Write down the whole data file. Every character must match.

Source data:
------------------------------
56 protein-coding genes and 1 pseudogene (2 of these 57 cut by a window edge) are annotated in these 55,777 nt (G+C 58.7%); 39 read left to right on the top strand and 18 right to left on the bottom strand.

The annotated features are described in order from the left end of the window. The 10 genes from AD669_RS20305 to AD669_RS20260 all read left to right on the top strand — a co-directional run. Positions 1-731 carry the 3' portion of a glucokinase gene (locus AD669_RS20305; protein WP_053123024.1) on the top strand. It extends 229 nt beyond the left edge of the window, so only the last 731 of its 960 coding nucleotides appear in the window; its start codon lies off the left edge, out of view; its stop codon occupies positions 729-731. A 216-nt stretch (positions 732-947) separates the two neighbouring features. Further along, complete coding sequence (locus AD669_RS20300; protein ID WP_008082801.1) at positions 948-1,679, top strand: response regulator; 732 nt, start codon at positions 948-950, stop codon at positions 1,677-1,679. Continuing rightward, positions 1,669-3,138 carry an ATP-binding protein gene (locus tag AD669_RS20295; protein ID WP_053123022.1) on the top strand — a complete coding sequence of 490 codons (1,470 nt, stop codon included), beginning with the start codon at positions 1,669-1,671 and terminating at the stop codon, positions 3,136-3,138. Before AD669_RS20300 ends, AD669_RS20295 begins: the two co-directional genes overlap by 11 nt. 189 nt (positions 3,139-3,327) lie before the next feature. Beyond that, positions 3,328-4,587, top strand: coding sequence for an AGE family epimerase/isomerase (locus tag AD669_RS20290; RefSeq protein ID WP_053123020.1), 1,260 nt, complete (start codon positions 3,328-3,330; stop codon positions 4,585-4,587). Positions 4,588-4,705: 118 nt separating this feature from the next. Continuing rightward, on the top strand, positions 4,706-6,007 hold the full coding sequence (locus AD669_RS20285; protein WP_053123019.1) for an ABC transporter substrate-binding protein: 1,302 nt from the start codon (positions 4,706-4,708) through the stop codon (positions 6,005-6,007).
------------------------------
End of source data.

56 protein-coding genes and 1 pseudogene (2 of these 57 cut by a window edge) are annotated in these 55,777 nt (G+C 58.7%); 39 read left to right on the top strand and 18 right to left on the bottom strand.

The annotated features are described in order from the left end of the window. The 10 genes from AD669_RS20305 to AD669_RS20260 all read left to right on the top strand — a co-directional run. Positions 1-731 carry the 3' portion of a glucokinase gene (locus AD669_RS20305; protein WP_053123024.1) on the top strand. It extends 229 nt beyond the left edge of the window, so only the last 731 of its 960 coding nucleotides appear in the window; its start codon lies off the left edge, out of view; its stop codon occupies positions 729-731. A 216-nt stretch (positions 732-947) separates the two neighbouring features. Further along, complete coding sequence (locus AD669_RS20300; protein ID WP_008082801.1) at positions 948-1,679, top strand: response regulator; 732 nt, start codon at positions 948-950, stop codon at positions 1,677-1,679. Continuing rightward, positions 1,669-3,138 carry an ATP-binding protein gene (locus tag AD669_RS20295; protein ID WP_053123022.1) on the top strand — a complete coding sequence of 490 codons (1,470 nt, stop codon included), beginning with the start codon at positions 1,669-1,671 and terminating at the stop codon, positions 3,136-3,138. Before AD669_RS20300 ends, AD669_RS20295 begins: the two co-directional genes overlap by 11 nt. 189 nt (positions 3,139-3,327) lie before the next feature. Beyond that, positions 3,328-4,587, top strand: coding sequence for an AGE family epimerase/isomerase (locus tag AD669_RS20290; RefSeq protein ID WP_053123020.1), 1,260 nt, complete (start codon positions 3,328-3,330; stop codon positions 4,585-4,587). Positions 4,588-4,705: 118 nt separating this feature from the next. Continuing rightward, on the top strand, positions 4,706-6,007 hold the full coding sequence (locus AD669_RS20285; protein WP_053123019.1) for an ABC transporter substrate-binding protein: 1,302 nt from the start codon (positions 4,706-4,708) through the stop codon (positions 6,005-6,007).